Researchers are looking to recruit more than 6,300 Canadian women in the first large North American study of its kind to determine whether 3D mammography is more effective at detecting breast cancer than the 2D technology currently used.

The Tomosynthesis Mammography Imaging Screening Trial (TMIST) will be conducted in Vancouver, Toronto and Ottawa, as well as multiple locations in the United States.

Researchers want to find out whether combining 3D mammograms, known as digital tomosynthesis technology, with 2D mammograms is more effective at breast cancer screening than 2D technology alone.

The 3D mammograms take multiple images that are layered to create a “richer and clearer” picture of the breast, which may help detect cancer hidden in the surrounding breast tissue. 

Previous studies have suggested that the 3D technology can detect up to 40 per cent more breast cancers than 2D mammography, said Dr. Jean Seely, the lead investigator at the Ottawa Hospital Breast Health Centre.

“That’s a huge impact,” she told CTV Ottawa.

Dr. Seely also said that 2D imaging can miss about 15 per cent of cancers or give women false positives.

For every 100 women who are called back for more tests after a 2D mammogram detects something suspicious, more than 90 of them will have a normal finding or a benign growth.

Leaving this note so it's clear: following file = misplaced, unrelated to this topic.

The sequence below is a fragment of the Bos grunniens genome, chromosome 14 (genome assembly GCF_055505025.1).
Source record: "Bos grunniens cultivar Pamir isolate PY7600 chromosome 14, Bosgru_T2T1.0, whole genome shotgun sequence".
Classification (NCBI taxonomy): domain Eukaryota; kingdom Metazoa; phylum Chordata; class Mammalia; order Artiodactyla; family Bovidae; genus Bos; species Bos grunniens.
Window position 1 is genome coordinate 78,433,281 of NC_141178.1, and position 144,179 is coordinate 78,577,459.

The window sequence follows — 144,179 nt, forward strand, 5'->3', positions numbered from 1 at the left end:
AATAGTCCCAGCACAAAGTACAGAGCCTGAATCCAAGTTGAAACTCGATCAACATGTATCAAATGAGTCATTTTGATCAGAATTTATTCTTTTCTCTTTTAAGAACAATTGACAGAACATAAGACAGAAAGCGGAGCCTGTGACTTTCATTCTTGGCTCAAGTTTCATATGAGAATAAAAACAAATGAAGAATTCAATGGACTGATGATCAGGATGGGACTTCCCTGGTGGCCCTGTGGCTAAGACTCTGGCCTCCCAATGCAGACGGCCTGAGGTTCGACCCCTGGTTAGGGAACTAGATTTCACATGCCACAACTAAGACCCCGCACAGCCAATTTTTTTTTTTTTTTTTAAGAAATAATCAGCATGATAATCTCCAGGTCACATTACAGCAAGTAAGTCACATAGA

“This high number of initial false positives creates stress for women and may lead to decreased screening use, with a potential greater loss of lives from undetected cancer,” researchers said in a news release.

With the new study, doctors are hoping to “detect the cancers that are aggressive (and) potentially lethal at an earlier stage,” Dr. Seely said.  She and her colleagues are hoping to recruit 2,000 women from the Ottawa area as part of the larger study.

Elaine Finley is one of those recruits. She’s already had her 3D mammogram, which detected a very small, suspicious lump. 

Finley, who is now awaiting the results of a biopsy, told CTV Ottawa she’s not worried. 

“It is small, about 7 millimetres,” she said.

Women who wish to participate at one of the locations in Vancouver, Toronto or Ottawa need to be referred by their doctor. To join the study, women must be 40 or older, already scheduled for a screening mammogram, have no symptoms or history of breast cancer and no breast implants.

More information about the study and eligibility criteria is available here.

With a report from CTV Ottawa’s Joanne Schnurr